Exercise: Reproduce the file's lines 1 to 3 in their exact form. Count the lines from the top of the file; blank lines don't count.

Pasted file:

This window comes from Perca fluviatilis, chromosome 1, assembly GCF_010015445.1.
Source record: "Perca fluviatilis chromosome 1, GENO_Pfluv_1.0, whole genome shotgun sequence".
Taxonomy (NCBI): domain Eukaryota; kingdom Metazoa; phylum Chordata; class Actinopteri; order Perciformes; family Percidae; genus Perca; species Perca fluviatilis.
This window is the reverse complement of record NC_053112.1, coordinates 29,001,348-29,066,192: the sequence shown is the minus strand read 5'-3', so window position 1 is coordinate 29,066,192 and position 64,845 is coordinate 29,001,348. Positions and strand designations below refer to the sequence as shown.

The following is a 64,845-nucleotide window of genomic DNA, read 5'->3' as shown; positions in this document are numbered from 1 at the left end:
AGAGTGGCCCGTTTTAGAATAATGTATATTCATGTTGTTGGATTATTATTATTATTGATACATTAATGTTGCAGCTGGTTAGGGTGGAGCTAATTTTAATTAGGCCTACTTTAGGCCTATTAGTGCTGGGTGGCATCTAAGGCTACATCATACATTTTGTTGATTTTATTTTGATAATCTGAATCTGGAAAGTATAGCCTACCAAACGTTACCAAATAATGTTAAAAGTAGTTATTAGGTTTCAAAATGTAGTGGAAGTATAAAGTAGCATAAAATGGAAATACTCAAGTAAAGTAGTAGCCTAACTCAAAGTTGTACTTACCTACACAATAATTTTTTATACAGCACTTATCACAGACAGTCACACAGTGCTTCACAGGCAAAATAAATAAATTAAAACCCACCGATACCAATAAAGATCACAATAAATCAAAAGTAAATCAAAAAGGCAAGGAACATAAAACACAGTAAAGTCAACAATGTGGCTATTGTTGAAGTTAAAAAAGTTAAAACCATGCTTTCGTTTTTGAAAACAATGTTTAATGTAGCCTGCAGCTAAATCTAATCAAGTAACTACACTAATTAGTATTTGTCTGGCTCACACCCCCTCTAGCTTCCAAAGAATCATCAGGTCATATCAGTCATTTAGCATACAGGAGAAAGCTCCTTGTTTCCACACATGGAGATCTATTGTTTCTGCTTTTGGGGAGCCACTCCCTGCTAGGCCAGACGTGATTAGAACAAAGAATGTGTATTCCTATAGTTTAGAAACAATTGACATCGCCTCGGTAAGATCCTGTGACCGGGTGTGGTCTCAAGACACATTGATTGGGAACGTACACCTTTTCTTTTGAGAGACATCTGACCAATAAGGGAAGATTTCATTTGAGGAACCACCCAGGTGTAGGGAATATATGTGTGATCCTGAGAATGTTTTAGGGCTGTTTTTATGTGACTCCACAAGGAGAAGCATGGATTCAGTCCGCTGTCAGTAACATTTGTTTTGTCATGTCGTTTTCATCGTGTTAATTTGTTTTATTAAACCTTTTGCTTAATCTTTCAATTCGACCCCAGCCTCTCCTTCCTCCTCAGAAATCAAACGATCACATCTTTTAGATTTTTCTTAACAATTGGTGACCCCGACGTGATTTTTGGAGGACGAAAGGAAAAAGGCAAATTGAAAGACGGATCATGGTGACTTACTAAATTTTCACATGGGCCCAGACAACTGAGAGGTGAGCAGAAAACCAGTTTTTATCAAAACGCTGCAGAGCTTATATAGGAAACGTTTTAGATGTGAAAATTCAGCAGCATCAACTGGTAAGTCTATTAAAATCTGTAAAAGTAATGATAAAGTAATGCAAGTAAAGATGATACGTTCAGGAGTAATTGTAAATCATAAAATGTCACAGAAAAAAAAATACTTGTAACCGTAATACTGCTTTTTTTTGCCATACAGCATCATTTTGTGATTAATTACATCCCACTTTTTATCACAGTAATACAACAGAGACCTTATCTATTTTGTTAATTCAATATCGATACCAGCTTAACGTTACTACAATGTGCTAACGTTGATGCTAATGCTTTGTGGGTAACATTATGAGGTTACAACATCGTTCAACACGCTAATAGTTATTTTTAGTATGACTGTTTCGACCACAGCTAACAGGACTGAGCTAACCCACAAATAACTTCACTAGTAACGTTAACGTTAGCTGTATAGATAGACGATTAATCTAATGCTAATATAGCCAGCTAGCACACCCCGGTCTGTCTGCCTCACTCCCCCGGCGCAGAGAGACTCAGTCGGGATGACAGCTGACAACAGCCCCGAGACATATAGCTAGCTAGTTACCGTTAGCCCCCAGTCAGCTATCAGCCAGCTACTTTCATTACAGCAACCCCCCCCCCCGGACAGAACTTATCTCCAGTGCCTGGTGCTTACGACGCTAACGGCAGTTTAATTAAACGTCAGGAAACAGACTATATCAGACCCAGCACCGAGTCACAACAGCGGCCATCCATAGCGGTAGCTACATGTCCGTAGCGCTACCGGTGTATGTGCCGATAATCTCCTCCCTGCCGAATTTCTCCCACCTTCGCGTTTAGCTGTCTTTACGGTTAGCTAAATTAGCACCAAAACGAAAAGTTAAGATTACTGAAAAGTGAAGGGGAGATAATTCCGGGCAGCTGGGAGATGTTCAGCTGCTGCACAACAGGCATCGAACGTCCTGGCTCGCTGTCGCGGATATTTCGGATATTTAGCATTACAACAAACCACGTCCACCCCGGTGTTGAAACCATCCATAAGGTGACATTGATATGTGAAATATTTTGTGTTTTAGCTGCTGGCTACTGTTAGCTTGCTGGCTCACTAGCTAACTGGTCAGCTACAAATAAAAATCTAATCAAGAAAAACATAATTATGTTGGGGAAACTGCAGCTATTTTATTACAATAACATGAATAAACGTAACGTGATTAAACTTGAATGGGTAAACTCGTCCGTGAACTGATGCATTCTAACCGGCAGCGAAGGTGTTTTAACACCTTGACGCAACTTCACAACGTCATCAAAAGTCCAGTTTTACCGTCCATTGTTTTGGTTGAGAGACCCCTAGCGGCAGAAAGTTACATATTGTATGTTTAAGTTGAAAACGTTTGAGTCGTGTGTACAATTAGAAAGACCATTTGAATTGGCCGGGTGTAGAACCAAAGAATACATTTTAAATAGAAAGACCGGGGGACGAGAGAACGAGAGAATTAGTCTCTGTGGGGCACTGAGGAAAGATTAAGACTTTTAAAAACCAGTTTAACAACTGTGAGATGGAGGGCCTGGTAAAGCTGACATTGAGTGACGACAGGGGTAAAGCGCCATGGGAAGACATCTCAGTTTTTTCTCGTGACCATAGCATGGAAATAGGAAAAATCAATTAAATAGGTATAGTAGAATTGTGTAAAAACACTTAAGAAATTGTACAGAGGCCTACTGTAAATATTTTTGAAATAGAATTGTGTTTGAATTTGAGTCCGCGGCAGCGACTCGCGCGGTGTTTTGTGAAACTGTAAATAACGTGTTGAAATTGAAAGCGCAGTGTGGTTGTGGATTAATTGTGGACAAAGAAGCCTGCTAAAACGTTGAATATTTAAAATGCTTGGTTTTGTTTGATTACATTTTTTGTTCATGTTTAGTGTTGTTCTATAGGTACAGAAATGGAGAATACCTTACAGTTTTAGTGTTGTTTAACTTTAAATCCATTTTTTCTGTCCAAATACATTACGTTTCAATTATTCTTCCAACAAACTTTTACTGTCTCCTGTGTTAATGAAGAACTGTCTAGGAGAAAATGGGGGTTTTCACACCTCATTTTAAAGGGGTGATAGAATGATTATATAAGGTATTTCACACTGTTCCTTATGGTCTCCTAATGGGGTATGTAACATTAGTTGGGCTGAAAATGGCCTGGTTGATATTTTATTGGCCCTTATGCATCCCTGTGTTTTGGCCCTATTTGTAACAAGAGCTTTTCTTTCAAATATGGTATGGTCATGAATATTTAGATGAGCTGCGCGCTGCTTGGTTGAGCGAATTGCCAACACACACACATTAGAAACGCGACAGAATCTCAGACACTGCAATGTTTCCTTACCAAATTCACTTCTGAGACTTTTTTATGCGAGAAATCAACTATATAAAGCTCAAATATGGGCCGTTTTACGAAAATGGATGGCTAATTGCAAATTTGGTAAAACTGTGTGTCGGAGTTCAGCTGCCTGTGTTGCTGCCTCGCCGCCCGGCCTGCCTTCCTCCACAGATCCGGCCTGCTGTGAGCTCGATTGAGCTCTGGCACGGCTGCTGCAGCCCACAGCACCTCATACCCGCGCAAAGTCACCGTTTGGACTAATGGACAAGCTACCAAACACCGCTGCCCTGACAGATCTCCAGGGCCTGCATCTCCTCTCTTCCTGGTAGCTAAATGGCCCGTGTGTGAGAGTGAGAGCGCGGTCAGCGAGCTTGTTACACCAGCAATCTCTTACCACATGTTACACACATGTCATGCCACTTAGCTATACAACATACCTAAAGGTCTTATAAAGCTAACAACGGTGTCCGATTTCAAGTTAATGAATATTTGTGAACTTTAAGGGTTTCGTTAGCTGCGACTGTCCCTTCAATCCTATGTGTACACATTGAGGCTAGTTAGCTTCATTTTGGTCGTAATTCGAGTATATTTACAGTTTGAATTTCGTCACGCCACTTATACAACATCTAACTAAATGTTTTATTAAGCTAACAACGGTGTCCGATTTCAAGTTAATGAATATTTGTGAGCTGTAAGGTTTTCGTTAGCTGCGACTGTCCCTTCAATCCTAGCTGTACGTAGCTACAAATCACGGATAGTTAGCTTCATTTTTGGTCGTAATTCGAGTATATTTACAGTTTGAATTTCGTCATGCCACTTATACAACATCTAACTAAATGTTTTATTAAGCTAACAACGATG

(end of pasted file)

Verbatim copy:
This window comes from Perca fluviatilis, chromosome 1, assembly GCF_010015445.1.
Source record: "Perca fluviatilis chromosome 1, GENO_Pfluv_1.0, whole genome shotgun sequence".
Taxonomy (NCBI): domain Eukaryota; kingdom Metazoa; phylum Chordata; class Actinopteri; order Perciformes; family Percidae; genus Perca; species Perca fluviatilis.